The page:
Satellites: Invaluable eyes in the sky

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weather and climate

Space-based sensors, which acquire measurements of the atmosphere above even the most remote places on Earth, are used to improve weather and climate models.

On 24 October 1946, a repurposed V-2 rocket fitted with a 35 mm motion picture camera launched from White Sands Missile Range in New Mexico. After reaching an altitude of more than 100 km, the rocket crashed back to Earth—with hundreds of pioneering photographs stored in its film canister. For the first time, humans had observed Earth’s atmosphere from space.

In the ensuing 70 years, numerous satellites have been designed, built, and launched to measure Earth’s atmosphere from above. Instruments collect data on everything from atmospheric temperature and humidity to land cover or surface winds over the ocean. By leveraging satellite-based sensors, scientists have gained unprecedented observational coverage of Earth that is impossible to achieve with sensors on the ground.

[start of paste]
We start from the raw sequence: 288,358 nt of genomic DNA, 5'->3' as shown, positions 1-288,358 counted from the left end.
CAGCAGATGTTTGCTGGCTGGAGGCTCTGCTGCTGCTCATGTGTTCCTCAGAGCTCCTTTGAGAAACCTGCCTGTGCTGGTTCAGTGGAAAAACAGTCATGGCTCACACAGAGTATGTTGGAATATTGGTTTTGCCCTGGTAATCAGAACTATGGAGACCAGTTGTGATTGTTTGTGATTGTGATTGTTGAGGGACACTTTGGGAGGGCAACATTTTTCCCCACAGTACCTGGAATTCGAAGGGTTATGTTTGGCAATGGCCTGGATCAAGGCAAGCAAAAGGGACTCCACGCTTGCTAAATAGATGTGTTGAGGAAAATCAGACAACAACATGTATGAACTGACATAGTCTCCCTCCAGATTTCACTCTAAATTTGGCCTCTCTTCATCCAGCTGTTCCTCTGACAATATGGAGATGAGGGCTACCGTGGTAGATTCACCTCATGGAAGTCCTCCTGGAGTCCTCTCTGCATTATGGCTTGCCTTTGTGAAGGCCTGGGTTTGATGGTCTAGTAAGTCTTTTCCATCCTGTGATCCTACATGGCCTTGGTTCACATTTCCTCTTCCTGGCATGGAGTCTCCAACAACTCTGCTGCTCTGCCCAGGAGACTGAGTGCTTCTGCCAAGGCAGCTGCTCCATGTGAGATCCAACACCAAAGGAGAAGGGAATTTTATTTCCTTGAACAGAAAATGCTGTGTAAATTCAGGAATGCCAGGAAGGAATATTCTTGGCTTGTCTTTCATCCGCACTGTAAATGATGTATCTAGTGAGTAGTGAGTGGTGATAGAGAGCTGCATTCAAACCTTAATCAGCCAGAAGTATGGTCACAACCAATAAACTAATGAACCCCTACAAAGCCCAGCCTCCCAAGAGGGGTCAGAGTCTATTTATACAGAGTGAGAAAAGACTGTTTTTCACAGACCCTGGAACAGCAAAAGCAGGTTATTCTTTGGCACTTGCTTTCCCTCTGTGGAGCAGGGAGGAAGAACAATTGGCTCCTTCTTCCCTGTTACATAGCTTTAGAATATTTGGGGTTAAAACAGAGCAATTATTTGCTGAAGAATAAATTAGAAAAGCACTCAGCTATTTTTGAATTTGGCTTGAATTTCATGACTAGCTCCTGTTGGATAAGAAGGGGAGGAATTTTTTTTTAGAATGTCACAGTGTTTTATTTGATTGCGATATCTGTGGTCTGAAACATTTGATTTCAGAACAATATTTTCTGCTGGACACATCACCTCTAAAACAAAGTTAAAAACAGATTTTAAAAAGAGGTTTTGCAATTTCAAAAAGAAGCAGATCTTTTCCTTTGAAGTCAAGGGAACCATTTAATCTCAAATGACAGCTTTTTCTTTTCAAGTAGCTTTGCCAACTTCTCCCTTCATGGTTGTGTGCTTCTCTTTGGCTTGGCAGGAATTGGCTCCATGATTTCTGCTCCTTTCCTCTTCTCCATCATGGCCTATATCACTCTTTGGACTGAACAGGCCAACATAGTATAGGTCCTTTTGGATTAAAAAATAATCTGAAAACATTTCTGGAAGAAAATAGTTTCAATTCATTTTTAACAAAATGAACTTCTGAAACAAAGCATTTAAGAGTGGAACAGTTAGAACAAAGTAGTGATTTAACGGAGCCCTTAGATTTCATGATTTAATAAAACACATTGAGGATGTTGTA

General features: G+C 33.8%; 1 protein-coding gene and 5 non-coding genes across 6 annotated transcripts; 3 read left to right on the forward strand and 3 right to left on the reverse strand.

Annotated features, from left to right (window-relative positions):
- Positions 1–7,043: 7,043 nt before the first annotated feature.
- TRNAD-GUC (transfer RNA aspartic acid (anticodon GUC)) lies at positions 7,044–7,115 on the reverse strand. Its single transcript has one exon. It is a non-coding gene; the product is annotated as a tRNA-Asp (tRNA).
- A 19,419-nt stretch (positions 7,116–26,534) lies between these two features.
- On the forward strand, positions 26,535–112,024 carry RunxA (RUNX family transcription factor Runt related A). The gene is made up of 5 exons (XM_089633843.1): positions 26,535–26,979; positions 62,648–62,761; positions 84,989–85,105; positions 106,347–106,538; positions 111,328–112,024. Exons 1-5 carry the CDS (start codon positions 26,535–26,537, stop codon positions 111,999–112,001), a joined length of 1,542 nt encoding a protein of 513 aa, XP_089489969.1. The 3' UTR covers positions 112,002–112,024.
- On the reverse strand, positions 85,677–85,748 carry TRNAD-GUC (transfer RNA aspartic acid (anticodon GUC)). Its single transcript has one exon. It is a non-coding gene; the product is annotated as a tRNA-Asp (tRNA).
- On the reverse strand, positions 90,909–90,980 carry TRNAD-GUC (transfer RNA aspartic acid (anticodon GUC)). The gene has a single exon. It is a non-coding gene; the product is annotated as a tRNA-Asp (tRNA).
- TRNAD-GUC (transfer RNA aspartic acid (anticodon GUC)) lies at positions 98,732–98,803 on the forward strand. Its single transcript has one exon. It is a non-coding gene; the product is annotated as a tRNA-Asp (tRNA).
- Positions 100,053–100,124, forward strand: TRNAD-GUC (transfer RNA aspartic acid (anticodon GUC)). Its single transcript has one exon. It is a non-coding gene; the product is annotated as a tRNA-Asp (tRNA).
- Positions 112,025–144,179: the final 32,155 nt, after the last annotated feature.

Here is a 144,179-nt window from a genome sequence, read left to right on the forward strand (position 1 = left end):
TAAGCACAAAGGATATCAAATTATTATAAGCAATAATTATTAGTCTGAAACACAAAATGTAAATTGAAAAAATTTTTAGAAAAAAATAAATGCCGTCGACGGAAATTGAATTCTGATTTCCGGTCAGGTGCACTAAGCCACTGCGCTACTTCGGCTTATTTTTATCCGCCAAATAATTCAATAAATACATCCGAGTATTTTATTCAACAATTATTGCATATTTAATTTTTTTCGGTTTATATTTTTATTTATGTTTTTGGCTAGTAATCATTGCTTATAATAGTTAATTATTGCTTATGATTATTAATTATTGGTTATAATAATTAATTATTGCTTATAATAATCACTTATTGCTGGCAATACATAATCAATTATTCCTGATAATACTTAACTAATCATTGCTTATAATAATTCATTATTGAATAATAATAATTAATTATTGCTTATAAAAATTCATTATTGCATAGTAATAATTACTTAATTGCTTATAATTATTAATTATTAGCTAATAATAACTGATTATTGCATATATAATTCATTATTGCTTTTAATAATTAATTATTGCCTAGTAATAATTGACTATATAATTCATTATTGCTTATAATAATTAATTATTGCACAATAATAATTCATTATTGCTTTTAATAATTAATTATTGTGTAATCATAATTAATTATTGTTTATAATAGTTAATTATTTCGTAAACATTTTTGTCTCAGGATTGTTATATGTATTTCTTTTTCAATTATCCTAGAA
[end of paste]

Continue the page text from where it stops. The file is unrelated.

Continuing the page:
But observations taken thousands of kilometers above Earth’s surface do not simply translate into measurements for use in weather forecasting and climate projections. The entire process of obtaining observations from afar and then reliably interpreting them is known as remote sensing.

As the name suggests, remote sensing involves measuring a variable from a distance. When you see a thunderstorm on the horizon and assume it is raining in a nearby city, you are remotely sensing that storm cloud and the associated precipitation. Indeed, geologists, astronomers, and even speed-monitoring police officers rely on remote sensing. In the most basic sense, we remotely sense objects every time we make use of our vision or hearing.